First Baptist Church Huntsville returns to fully virtual services

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HUNTSVILLE, Alabama – A church in Huntsville is preparing to return to virtual worship in the foreseeable future after months of in-person service.

After seeing the number of cases increase in Madison County, First Baptist Church senior pastor Travis Collins and his team decided it would be safer to move to virtual streaming.

Collins said it’s been a tough day, saying he couldn’t help but think of the same service last year.

“A year ago this building would have been filled with people, music echoing on the walls, hugs and handshakes,” said Pastor Collins.

Pastor Collins said the team’s recent decision to return to virtual services comes after consulting with Huntsville Hospital CEO David Spillers on COVID-19 hospitalization numbers. He also spoke to healthcare workers within his own congregation.

“One young woman in particular who told me how tired our healthcare workers are, not just from work, but from death,” he said.

Over the past few months, worshipers have had the option of broadcasting services or attending in person as well.

This is the second time that FBC has temporarily limited the cult to streaming; the first six-week suspension came in March when COVID-19 cases increased in the region.

Church leaders plan to meet and discuss updates on the status of COVID-19 and the church later in January.

Virtual services begin every Sunday at 8:15 am with their first communion service. At 10:30 a.m., they will broadcast their worship from the shrine on News 19 and on their website.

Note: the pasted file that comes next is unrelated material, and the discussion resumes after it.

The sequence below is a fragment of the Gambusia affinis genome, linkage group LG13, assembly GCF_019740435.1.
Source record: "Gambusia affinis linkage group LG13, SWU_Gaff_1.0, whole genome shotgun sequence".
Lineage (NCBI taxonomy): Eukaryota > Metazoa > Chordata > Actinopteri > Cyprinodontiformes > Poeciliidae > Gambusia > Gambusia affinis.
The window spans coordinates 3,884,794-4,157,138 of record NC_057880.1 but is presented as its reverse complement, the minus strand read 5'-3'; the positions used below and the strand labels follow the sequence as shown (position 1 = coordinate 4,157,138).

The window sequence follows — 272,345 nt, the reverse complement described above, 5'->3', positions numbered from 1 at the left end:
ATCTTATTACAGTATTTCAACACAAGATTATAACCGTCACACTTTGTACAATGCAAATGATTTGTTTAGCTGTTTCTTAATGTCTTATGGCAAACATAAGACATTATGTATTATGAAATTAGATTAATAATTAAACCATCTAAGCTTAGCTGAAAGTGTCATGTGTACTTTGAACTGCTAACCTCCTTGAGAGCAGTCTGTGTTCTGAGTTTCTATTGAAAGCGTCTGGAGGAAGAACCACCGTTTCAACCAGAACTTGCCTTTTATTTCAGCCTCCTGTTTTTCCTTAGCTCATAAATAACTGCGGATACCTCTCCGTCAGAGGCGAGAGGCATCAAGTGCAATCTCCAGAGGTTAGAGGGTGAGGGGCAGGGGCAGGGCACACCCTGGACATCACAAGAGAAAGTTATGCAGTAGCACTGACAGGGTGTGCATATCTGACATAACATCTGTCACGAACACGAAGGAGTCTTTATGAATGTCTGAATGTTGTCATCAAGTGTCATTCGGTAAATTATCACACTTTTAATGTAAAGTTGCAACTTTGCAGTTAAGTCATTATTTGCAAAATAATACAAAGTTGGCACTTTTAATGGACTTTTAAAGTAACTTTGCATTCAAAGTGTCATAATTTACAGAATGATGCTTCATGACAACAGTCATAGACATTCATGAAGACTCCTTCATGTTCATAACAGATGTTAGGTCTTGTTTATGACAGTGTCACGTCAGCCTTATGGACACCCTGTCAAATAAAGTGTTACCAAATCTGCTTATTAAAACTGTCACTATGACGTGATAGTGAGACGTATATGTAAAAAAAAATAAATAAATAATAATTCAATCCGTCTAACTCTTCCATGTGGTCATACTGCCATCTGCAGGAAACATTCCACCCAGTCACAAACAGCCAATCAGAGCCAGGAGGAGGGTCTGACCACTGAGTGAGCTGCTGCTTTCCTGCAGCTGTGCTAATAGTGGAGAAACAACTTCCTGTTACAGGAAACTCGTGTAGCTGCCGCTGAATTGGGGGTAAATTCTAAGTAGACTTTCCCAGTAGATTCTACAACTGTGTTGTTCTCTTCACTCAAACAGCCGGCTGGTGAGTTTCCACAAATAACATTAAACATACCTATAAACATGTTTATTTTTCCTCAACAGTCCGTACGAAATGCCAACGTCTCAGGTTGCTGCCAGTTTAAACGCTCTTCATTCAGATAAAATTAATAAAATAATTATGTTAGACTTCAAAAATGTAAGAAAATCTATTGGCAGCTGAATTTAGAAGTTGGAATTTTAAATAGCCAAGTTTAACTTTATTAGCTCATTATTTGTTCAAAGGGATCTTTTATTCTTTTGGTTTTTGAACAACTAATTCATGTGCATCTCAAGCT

Viewers can also watch older service streams if they wish; these can be found on the church page.

Collins said that during this time of virtual worship, they hope to prepare the now empty church for the congregation’s return to the pews by installing anti-bacterial UV lamps, which will be installed in the church’s HVAC system.

Collins said there was a silver lining amid the uncertainty. They are launching a new 30 minute show on WHDF on Sunday morning, in addition to their current live broadcast plan on WHNT. Pastor Collins said the new service is offered to those “who may not be used to the culture of the church,” he said.

“There will be a community segment, there will be a short message. There will be some really good music, so we think we’ve been prompted by the pandemic to step into this new path to get the message out, ”said Pastor Collins.

Church leaders say they will continue to monitor cases of COVID-19 in Madison County to determine when it’s time to start worshiping together again.

Perry A. Thomasson